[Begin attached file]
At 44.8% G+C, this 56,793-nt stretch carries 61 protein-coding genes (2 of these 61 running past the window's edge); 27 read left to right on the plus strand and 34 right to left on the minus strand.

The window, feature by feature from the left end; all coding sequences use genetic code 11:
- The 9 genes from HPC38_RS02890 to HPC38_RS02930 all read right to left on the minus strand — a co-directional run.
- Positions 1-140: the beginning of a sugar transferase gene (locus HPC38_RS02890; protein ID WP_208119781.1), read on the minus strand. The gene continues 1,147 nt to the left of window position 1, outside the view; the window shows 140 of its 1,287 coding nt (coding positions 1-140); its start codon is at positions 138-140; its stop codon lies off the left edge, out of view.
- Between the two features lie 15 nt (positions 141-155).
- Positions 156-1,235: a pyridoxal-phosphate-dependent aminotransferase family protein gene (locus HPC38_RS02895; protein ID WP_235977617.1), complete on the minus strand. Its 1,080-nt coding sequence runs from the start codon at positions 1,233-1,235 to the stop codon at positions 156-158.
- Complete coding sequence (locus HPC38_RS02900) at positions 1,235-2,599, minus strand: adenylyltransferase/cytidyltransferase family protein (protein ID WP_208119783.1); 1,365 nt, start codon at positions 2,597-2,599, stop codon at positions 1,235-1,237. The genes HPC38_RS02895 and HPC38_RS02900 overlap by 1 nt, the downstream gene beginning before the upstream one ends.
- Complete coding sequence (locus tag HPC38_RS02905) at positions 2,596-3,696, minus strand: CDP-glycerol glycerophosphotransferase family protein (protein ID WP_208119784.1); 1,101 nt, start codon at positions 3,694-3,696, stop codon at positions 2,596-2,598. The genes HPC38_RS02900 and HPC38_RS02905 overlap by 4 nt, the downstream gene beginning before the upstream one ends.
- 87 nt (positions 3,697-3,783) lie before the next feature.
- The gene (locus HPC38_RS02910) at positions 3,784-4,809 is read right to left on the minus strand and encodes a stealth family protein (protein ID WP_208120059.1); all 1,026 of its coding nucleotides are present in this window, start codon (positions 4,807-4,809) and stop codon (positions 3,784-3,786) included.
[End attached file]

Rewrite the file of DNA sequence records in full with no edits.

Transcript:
At 44.8% G+C, this 56,793-nt stretch carries 61 protein-coding genes (2 of these 61 running past the window's edge); 27 read left to right on the plus strand and 34 right to left on the minus strand.

The window, feature by feature from the left end; all coding sequences use genetic code 11:
- The 9 genes from HPC38_RS02890 to HPC38_RS02930 all read right to left on the minus strand — a co-directional run.
- Positions 1-140: the beginning of a sugar transferase gene (locus HPC38_RS02890; protein ID WP_208119781.1), read on the minus strand. The gene continues 1,147 nt to the left of window position 1, outside the view; the window shows 140 of its 1,287 coding nt (coding positions 1-140); its start codon is at positions 138-140; its stop codon lies off the left edge, out of view.
- Between the two features lie 15 nt (positions 141-155).
- Positions 156-1,235: a pyridoxal-phosphate-dependent aminotransferase family protein gene (locus HPC38_RS02895; protein ID WP_235977617.1), complete on the minus strand. Its 1,080-nt coding sequence runs from the start codon at positions 1,233-1,235 to the stop codon at positions 156-158.
- Complete coding sequence (locus HPC38_RS02900) at positions 1,235-2,599, minus strand: adenylyltransferase/cytidyltransferase family protein (protein ID WP_208119783.1); 1,365 nt, start codon at positions 2,597-2,599, stop codon at positions 1,235-1,237. The genes HPC38_RS02895 and HPC38_RS02900 overlap by 1 nt, the downstream gene beginning before the upstream one ends.
- Complete coding sequence (locus tag HPC38_RS02905) at positions 2,596-3,696, minus strand: CDP-glycerol glycerophosphotransferase family protein (protein ID WP_208119784.1); 1,101 nt, start codon at positions 3,694-3,696, stop codon at positions 2,596-2,598. The genes HPC38_RS02900 and HPC38_RS02905 overlap by 4 nt, the downstream gene beginning before the upstream one ends.
- 87 nt (positions 3,697-3,783) lie before the next feature.
- The gene (locus HPC38_RS02910) at positions 3,784-4,809 is read right to left on the minus strand and encodes a stealth family protein (protein ID WP_208120059.1); all 1,026 of its coding nucleotides are present in this window, start codon (positions 4,807-4,809) and stop codon (positions 3,784-3,786) included.